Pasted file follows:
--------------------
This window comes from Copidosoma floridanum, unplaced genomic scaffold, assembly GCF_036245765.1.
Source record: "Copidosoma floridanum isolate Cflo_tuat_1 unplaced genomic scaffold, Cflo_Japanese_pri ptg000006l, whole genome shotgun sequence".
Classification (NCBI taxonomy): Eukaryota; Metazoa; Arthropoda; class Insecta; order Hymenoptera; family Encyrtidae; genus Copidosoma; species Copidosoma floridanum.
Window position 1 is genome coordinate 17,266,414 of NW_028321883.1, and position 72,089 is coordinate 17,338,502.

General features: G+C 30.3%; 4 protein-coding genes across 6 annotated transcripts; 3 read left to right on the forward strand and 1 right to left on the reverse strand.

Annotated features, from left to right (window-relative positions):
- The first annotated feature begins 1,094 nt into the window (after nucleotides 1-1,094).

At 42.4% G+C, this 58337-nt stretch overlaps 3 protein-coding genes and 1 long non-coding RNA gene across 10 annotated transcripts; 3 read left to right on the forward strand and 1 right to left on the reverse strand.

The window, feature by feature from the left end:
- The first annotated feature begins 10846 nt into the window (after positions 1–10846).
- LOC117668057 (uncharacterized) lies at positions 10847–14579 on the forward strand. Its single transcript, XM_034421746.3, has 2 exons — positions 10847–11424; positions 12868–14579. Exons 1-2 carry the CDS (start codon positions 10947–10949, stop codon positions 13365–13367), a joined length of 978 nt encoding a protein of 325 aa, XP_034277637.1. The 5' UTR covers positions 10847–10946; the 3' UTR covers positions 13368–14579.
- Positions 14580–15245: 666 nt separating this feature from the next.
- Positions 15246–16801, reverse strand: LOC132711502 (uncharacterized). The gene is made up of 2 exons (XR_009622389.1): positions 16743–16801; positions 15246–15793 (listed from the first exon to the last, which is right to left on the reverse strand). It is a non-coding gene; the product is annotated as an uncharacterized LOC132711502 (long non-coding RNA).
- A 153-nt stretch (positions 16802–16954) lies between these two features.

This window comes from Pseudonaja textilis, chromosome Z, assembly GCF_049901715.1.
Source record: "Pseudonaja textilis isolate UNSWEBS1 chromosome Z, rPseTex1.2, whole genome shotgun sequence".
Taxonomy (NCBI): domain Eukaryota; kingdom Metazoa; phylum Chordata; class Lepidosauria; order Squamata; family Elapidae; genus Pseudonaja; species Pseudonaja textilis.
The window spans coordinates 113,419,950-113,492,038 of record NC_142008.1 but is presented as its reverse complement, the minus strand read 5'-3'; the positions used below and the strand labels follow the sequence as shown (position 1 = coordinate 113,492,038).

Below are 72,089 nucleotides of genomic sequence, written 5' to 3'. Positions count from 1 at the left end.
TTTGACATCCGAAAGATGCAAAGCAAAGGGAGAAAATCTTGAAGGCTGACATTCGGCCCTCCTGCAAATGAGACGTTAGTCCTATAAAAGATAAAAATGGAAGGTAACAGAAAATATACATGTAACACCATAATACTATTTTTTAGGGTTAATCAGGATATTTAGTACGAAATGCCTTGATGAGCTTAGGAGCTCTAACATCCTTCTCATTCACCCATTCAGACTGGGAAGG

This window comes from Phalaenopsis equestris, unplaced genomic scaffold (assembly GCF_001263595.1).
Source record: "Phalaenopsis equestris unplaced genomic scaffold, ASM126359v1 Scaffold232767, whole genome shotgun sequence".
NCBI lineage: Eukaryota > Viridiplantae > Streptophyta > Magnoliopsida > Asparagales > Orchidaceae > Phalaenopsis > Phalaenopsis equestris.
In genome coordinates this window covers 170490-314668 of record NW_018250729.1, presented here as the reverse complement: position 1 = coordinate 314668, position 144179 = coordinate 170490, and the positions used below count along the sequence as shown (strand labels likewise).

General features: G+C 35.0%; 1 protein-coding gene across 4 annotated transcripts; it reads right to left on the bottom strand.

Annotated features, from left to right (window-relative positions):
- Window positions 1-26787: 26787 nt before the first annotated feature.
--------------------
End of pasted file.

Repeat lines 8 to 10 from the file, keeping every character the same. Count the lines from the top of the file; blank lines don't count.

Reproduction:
At 42.4% G+C, this 58337-nt stretch overlaps 3 protein-coding genes and 1 long non-coding RNA gene across 10 annotated transcripts; 3 read left to right on the forward strand and 1 right to left on the reverse strand.

The window, feature by feature from the left end:
- The first annotated feature begins 10846 nt into the window (after positions 1–10846).